Funds raised for US flight ban vet to return to Glasgow
An appeal to raise funds for a Glasgow vet caught up in the American flight ban raised more than double the amount she needed to get home, much of it just a few hours after it was launched.
Hamaseh Tayari was told she could not fly from Costa Rica via New York as she travels on an Iranian passport.
Airline officials at San Jose airport also told her that her transit visa for the US was no longer valid.
She and her boyfriend had to book £2,600 flights via Madrid and London.
Dr Tayari told BBC Radio Scotland that the cost of the flights would leave the couple without money for food, rent and bills for the next few months.
A crowdfunding appeal, launched by Women for Independence on Saturday evening, raised £6,175.
On hearing that enough money had been raised to cover the flights, Dr Tayari said: "This is amazing."
The remainder of the money is being donated to the Scottish Refugee Council.
On Sunday morning Dr Tayari posted a picture on Facebook from Costa Rica airport in front of a sign which said "avoid being punished".
On the post, she wrote: "Still waiting at San Jose (Costa Rica) airport to fly to Madrid. At least far from the USA chaos. We fell (sic) tired, but not alone! Thanks for all the support, and love people!"
Dr Tayari was prevented from flying to the US under President Donald Trump's executive order barring people from several Muslim countries.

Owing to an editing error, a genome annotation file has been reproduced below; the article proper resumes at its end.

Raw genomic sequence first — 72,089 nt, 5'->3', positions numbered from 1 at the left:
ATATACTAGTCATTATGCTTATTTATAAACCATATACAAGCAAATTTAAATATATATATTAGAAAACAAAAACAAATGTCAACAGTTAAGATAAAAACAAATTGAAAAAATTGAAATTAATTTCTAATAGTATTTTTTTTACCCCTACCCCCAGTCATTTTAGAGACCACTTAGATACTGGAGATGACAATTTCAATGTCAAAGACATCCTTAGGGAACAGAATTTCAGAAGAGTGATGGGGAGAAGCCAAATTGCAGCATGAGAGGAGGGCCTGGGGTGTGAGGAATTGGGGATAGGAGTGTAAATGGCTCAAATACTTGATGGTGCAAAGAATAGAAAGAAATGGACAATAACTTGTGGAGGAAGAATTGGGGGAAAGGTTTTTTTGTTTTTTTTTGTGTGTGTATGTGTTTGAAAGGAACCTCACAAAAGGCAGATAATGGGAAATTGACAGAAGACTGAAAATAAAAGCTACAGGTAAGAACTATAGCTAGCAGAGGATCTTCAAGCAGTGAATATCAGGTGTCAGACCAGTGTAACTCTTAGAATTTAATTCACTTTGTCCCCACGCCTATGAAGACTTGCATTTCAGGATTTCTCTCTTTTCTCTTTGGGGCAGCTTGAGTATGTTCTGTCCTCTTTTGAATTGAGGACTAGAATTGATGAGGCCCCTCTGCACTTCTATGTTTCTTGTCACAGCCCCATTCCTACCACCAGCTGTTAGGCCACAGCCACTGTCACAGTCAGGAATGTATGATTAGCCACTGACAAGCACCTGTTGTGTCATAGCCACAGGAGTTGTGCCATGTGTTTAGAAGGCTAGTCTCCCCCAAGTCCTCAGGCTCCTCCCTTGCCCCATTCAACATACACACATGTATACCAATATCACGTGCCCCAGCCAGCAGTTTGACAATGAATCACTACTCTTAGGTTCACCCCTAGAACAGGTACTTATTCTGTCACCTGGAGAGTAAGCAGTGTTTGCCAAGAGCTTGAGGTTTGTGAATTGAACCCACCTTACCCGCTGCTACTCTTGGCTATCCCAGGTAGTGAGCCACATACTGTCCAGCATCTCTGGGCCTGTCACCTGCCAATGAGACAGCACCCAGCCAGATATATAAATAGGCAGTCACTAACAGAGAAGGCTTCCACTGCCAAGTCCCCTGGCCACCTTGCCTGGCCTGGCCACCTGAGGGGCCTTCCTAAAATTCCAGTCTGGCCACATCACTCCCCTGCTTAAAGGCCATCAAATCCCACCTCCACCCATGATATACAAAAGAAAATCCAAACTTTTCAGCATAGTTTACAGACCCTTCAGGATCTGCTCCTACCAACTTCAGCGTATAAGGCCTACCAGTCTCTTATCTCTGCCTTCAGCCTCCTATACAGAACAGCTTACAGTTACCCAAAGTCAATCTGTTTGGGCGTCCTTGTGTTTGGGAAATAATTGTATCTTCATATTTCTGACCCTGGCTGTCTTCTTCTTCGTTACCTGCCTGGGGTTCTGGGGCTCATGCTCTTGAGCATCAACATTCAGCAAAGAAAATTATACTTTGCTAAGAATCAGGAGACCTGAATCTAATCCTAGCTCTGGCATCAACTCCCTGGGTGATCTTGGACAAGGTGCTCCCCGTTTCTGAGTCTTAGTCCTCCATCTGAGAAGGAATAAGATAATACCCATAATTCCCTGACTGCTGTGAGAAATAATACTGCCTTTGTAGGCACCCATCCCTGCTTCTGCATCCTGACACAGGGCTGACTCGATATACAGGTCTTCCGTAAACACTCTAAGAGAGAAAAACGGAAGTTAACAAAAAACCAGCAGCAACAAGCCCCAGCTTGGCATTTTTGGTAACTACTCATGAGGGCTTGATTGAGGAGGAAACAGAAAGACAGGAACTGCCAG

The American president said the measures would "keep radical Islamic terrorists out of the US".
The 90-day travel ban affects nationals from Syria, Iran, Iraq, Libya, Somalia, Sudan and Yemen.
Speaking to BBC Scotland from San Jose airport in Costa Rica on Saturday night, Dr Tayari, who works at the University of Glasgow, said: "We arrived at the airport this morning at five o'clock for the check-in to fly to New York, and then from New York to Glasgow.
"The people at the check-in told me that I was not allowed to take the plane because of the new rules."
Dr Tayari grew up and studied in Italy, qualifying as a vet in 2012.
She was awarded a PhD by the University of Pisa after a short period of extra training in Switzerland and moved to Glasgow to continue her studies in November 2015.
She said: "I still have Iranian nationality, because I've never thought about changing it.
"I've never had any problems until now, maybe I've had to wait a bit longer for visas, but nothing like this has happened to me."
Professor Anton Muscatelli, principal of the University of Glasgow, said: "I have spoken with Dr Hamaseh Tayari and she has been overwhelmed by the messages of support she has had on social media and will be travelling back to Scotland, via Spain, in the next 24 hours.
"The university has made clear that we will do all we can to help Hamaseh. We look forward to welcoming her back on campus.
"The university would also like to acknowledge and to thank the many people who have been in touch and who pledged and provided support on social media.
"We provide advice and guidance to staff and students if they find themselves in difficulties when overseas, and we will be reviewing this in the light of this weekend's events."
A Scottish government spokesperson said: "The Scottish government is closely monitoring the situation and we have made contact with the UK government to raise the case.
"We stand ready to offer whatever assistance we can to Ms Tayari or her family at this difficult time."